Lust, Caution

The first words Ang Lee says in the documentary on the DVD are pretty much the key into this film -- the courage to reveal yourself to someone else. And he places these moments of exposure in a deeply secretive, oppressive environment. Both lovers risk death if they let one brief spark of who they are out from underneath.

Are they in love? I don’t see their relationship as particularly loving. Love is about exposure, baring your all to someone else. When they fuck, these two want to hurt one another -- have their partner’s head shot off upon reaching climax -- lust used as a weapon of rage. And yet, and yet... the singing scene in the Japanese brothel. Singing can be seen as an exposure of yourself in an indirect way, through art. And Tony Leung’s character reacts with an exposure of his own. He has become comfortable revealing himself and his secrets to his new mistress. So much so that she cannot bear to deceive him any longer. She slips out, and betrays her mission. But her lover isn’t brave enough to follow her example. He destroys her, and retreats to the shadows he has made for himself. Both characters are being pulled by libidinal lust and rational caution, Tang Wei's character choses the former and Tony Leung's the latter. I am only very slightly peeved that these gender conventions weren’t challenged. I guess this wasn’t the film for it...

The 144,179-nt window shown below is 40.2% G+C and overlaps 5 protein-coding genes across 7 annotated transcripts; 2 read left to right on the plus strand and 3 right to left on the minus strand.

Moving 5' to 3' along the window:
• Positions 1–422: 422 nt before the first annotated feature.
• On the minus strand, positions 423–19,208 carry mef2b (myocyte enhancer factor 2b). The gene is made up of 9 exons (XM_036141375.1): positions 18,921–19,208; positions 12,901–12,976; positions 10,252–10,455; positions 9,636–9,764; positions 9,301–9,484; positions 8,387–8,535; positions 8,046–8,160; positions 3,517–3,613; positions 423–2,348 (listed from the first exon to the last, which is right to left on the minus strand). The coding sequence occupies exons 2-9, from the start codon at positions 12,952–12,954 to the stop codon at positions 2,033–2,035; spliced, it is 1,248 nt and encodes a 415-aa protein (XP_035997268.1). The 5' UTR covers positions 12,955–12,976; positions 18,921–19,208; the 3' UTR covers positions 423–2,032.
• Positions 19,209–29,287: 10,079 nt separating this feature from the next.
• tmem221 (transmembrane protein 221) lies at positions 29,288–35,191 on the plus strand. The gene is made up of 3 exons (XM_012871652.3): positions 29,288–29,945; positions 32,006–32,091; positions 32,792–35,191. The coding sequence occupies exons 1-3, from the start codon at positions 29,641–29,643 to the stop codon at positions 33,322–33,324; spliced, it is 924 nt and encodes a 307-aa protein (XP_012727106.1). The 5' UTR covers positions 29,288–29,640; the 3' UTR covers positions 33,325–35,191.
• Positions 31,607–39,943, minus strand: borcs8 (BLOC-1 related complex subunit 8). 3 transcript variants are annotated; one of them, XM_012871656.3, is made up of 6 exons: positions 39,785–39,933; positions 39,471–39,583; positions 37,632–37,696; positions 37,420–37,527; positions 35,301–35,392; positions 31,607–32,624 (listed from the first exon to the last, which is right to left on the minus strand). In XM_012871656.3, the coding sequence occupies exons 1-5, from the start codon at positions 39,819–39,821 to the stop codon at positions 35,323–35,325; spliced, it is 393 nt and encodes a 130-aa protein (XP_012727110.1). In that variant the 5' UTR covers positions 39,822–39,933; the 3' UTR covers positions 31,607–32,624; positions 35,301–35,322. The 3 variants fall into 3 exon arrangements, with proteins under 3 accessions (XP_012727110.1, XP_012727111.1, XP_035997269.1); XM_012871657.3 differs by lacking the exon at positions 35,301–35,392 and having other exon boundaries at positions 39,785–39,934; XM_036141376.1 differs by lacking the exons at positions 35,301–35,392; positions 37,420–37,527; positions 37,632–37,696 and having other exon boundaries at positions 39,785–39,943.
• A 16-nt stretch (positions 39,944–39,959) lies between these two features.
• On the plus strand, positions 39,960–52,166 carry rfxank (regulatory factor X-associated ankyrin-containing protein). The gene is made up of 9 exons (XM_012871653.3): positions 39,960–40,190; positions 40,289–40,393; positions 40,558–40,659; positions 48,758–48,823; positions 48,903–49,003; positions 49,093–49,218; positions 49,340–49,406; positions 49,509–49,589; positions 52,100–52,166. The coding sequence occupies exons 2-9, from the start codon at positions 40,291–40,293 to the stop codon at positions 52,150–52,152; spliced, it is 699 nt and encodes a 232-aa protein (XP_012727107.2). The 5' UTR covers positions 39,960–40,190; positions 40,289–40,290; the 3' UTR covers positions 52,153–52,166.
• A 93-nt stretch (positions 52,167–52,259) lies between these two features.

Ang Lee obviously has an interest in relationships in extremely hostile environments, and I want to watch Brokeback Mountain again with this in mind (the first time round I was pretty unmoved). Another point to be aware of: there’s the interesting conclusion to Ang Lee’s opening words -- that the courage to reveal your inner self to another is what constitutes true art. Beneath the tortured love stories, it seems, Lee is ultimately exploring the way he feels about his craft.

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